Brett Pesce – The Next Ones: 2013 NHL Draft Prospect Profile

Brett Pesce THW Close-Up

Date of Birth: November 15, 1994
Place of Birth: Tarrytown, NY
Ht: 6’3” Wt: 175 lbs
Shoots: Right
Position: Defense
NHL Draft Eligibility: 2013

Brett Pesce, in the mould of Robyn Regehr (Rob Grabowski-USA TODAY Sports)
Brett Pesce, in the mould of Robyn Regehr (Rob Grabowski-USA TODAY Sports)

The hardest thing for scouts to project is how a player will translate his performance from one level of hockey to another. There are so many weird nuances and subtle differences between leagues as similar as junior A and major junior have huge learning curves. Thus, while some scouts may shy away from older prospects, often you can get an indication of their versatility based on how they translate to higher leagues.

Brett Pesce is an older defensive prospect. Had he been born eight weeks earlier, he probably would’ve been chosen in the 2012 draft. But while Flames draftee Mark Jankowski (born two months before Pesce) had question marks surrounding how he would transition from prep school to the NCAA, Pesce faces no such question marks – he’s already done it. And passed with flying colours.

Hockey East may be the most competitive conference in college hockey today. It boasts several strong teams – including recent national champions from Boston College and Boston University – and the rosters are always stocked with NHL talent. As an 18-year-old, Pesce leaped in and managed to succeed. Now that he has a year of experience under his belt and is an established presence on the University of New Hampshire Wildcats’ blueline, Pesce may actually get better as a sophomore.

He heads into the draft with a strong, but understated, resume and a good skill-set. He’s big, but not slow, and he’s still growing into his frame. He didn’t light the lamp a lot as a freshman, but it’s likely that he’ll get more power-play time and offensive opportunities next season. Defensively, he’s positionally sound and will likely be even tougher for opponents to get past once he adds some muscle and uses his body more in his defensive play.

The 2013 draft class has some strong blueliners in it, but don’t sleep on Pesce. Toiling away quietly and efficiently in the NCAA with the Wildcats, Pesce adjusted to a very different style of play and became a very reliable dependable presence for his team. As an 18-year-old.

Scout’s Honour:

“Pesce had an impressive freshman campaign at New Hampshire. While he did not amass significant counting stats, he showed a very advanced defensive game for a player with his age and experience. Pesce shows the ability to play an effective shutdown game, due to his good stick positioning, aggressive physical style, four-way mobility, and overall quality defensive reads. He is an active player, as he is always engaging the opponent, waving his stick to interfere with passing lanes, or moving his feet. While Pesce is mobile, his stride can be a little short, which is admittedly a nitpick, as he does get good power from his legs. Pesce can move the puck, but offense will not be the main aspect of his game, other than making good outlets.” – Corey Pronman, Hockey Prospectus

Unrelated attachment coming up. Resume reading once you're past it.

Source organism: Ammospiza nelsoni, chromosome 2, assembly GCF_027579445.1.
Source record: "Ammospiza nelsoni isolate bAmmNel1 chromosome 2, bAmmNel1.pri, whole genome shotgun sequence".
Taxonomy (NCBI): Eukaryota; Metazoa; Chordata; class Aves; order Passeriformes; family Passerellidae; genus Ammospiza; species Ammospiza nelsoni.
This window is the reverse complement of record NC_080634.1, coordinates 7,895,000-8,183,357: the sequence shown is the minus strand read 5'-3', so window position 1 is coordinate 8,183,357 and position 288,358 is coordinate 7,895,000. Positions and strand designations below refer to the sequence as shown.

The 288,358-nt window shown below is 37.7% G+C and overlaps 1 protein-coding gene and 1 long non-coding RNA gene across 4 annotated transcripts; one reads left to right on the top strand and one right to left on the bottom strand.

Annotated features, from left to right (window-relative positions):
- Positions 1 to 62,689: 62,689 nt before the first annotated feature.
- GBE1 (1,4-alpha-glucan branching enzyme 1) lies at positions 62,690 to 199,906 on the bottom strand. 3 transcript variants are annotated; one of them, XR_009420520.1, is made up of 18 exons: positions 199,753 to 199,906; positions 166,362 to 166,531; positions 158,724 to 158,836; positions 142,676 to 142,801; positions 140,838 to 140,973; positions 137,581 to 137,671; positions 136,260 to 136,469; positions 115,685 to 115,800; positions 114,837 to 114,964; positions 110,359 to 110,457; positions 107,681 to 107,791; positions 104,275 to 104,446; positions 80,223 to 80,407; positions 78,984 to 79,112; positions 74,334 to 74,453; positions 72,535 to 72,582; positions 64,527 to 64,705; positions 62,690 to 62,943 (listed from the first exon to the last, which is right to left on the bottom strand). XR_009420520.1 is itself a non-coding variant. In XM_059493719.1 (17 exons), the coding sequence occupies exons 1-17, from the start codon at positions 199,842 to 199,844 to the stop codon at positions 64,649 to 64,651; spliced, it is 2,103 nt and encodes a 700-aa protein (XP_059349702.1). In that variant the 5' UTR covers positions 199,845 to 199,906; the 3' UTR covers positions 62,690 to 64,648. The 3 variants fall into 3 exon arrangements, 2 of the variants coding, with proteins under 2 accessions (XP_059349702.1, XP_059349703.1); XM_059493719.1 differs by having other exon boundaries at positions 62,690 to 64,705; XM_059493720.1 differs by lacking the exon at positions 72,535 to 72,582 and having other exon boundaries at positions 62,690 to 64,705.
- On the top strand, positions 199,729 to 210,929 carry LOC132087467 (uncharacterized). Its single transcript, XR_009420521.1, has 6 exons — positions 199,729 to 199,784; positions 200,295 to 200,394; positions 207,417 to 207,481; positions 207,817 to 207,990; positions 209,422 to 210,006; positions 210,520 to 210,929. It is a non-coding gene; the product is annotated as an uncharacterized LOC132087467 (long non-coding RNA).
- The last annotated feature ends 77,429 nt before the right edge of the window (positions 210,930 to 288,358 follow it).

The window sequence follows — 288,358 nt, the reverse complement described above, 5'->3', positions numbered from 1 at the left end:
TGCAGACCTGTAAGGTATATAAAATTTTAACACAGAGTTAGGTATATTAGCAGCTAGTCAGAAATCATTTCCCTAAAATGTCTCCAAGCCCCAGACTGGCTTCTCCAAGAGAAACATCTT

“Brett Pesce’s confidence in his offensive abilities at the college level has grown throughout the first half of the season. When the opportunity arises, he doesn’t hesitate to carry the puck out of the defensive zone and into the offensive end. When he is playing defense, Pesce demonstrates an uncanny ability to steal pucks and intercept passes with his stick. As Pesce continues to grow into his 6’3″ frame, he is likely to become more of a physical player – just the type of prospect NHL teams covet.” – Mike Lowry, UNH Hockey Blog

“Brett stepped in and really solidified the ‘D’ corps… For a young kid coming in as a freshman, he brought a great physical presence and he’s strong defensively. When he gets on the ice, he’s one of the toughest out there.” – UNH coach Dick Umile, via The Hockey News



International Tournaments:

No significant international experience.


2-3 years

Risk-Reward Analysis:

Risk 1/5, Reward 3/5

NHL Potential:

Number three or four defender.


  • Good hockey sense
  • Adaptable
  • Good positioning, particularly defensively
  • He’s tall

Flaws/Aspects He Needs To Work On:

  • Needs to add some bulk to his frame to battle NHL defenders
  • Needs to continue to build on his budding offensive game
  • Could stand to add some meanness and grit to his play

Fantasy Hockey Potential:

Offensive 7/10, Defensive 8.5/10

NHL Player(s) Comparison:

If Pesce can add some grit and size, he could become another Robyn Regehr – a dependable defensive zone player with an under-stated offensive game.

When He’ll Go In June:

Pesce has a lot of assets that NHL teams covet, most notably his size and mobility. He could go anywhere between the late first round to the early third round. However, I’d wager that he’ll be gone by the middle of the second round – teams will only be able to wait so long.